The condom: why more people don't put it on

Authors


Address for correspondence: Dr Victor Minichiello, Department of Behavioural Health Sciences, La Trobe University, Melbourne, Australia 3083

Abstract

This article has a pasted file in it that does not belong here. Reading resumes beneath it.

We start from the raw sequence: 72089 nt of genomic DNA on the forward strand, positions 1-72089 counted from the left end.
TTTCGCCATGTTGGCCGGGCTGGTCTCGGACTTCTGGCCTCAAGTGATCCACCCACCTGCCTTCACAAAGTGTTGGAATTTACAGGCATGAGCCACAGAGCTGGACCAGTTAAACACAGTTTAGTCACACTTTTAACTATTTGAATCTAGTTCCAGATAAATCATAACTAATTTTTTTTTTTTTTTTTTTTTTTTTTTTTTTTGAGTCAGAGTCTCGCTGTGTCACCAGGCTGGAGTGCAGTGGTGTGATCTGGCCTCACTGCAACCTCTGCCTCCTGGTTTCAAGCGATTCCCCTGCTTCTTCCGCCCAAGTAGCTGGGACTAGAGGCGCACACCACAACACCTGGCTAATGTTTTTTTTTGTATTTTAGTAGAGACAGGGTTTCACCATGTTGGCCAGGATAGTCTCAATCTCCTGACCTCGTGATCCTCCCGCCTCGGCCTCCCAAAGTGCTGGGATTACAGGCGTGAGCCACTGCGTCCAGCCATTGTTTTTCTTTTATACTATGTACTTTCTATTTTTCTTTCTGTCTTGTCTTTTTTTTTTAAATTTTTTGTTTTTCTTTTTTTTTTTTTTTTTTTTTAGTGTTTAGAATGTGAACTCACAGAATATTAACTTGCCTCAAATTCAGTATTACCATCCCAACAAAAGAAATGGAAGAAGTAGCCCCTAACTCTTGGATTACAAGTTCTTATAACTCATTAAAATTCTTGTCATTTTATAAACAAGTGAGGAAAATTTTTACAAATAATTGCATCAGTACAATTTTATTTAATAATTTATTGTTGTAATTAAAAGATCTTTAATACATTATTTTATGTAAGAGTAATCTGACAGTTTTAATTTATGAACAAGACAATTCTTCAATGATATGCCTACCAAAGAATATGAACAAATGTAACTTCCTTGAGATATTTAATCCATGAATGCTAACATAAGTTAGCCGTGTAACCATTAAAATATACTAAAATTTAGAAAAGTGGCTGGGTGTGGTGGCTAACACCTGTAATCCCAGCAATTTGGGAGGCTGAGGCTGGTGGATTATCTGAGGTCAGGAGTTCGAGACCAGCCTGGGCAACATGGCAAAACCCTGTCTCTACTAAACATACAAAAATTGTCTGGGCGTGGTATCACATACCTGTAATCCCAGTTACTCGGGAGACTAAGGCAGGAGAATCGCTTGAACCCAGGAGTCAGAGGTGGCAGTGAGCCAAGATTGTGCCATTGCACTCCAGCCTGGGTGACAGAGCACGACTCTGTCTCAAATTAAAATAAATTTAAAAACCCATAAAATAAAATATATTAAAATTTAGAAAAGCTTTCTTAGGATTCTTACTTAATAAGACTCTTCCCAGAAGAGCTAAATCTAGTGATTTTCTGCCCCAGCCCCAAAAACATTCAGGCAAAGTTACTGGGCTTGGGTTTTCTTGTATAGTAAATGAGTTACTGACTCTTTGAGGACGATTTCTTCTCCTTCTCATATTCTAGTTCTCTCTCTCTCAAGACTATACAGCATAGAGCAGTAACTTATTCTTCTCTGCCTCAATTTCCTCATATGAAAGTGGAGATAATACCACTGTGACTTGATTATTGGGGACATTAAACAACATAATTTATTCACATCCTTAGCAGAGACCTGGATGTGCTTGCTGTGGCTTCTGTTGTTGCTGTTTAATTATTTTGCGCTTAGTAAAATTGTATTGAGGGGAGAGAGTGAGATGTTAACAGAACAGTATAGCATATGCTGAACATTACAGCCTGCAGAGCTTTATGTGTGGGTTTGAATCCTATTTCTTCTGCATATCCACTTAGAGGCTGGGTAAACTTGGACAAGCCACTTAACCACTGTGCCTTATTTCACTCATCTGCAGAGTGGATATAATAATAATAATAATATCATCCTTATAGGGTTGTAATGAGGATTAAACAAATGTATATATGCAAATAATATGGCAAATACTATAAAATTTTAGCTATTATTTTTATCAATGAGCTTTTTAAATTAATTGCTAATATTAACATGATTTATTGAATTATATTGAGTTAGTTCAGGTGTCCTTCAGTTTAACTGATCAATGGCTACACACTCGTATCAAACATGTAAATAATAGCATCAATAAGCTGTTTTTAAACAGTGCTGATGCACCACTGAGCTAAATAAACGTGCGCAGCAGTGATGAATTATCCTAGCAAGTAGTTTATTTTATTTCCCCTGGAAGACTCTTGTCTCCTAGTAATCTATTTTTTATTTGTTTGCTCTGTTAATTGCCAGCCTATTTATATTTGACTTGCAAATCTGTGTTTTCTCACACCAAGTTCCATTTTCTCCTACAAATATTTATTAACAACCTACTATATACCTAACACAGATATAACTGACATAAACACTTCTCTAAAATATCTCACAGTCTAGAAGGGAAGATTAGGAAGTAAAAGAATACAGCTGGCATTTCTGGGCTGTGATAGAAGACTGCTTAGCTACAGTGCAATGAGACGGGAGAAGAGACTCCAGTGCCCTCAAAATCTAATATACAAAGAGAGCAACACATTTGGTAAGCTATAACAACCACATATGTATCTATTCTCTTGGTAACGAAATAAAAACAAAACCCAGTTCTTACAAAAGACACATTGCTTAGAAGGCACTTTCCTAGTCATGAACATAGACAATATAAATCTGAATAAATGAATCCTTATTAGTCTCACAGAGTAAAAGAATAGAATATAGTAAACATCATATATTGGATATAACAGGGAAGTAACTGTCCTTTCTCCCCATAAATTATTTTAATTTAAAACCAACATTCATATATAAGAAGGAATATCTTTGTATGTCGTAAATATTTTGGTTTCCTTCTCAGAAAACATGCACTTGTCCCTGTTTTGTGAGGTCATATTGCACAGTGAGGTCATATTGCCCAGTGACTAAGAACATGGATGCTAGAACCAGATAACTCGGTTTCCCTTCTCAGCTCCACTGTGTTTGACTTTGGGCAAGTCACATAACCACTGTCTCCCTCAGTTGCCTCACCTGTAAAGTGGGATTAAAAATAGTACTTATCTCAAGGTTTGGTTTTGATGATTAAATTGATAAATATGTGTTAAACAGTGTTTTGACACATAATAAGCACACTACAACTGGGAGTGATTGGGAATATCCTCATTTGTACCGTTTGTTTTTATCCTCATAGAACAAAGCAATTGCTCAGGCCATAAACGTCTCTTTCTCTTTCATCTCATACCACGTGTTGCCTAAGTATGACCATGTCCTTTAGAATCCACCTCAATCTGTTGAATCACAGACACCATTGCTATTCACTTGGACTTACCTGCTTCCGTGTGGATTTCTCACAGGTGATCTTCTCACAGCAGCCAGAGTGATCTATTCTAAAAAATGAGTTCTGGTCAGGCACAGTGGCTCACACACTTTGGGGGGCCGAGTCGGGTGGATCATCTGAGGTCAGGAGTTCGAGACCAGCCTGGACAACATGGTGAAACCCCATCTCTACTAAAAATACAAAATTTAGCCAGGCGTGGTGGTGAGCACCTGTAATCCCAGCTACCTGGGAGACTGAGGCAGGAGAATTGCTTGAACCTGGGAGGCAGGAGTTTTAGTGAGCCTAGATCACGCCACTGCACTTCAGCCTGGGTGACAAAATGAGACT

This study sheds light on an important topic emerging in the sexual health debate – identifying the interpersonal nature of sexual relationships which influence condom use. Using the principles of grounded theory, in-depth interviews were conducted with heterosexual men and women to understand the impact of the dyadic context of ‘heterosex’ on decisions to use condoms, condom availability and partner support and receptivity to cooperate in safer sex practices. The study found that condom dialogues occur at two levels - ‘the interpersonal condom dialogues’ and the ‘internal or discursive condom dialogues’. These dialogues shape condom use/non-use negotiations and the sexual encounter. Individuals also enter into sexual relations with a dislike of condoms and a perception of condom sex as ‘other sex’, which sets the context for their sexual experiences. Gender constructions of socially ‘appropriate’ sexual behaviour for men and women are implicated in the decisions to use condoms. The study highlights the importance of promoting condom sex as good and pleasurable sex if education and public health intervention programmes are to be effective in changing attitudes towards safer sex practices.

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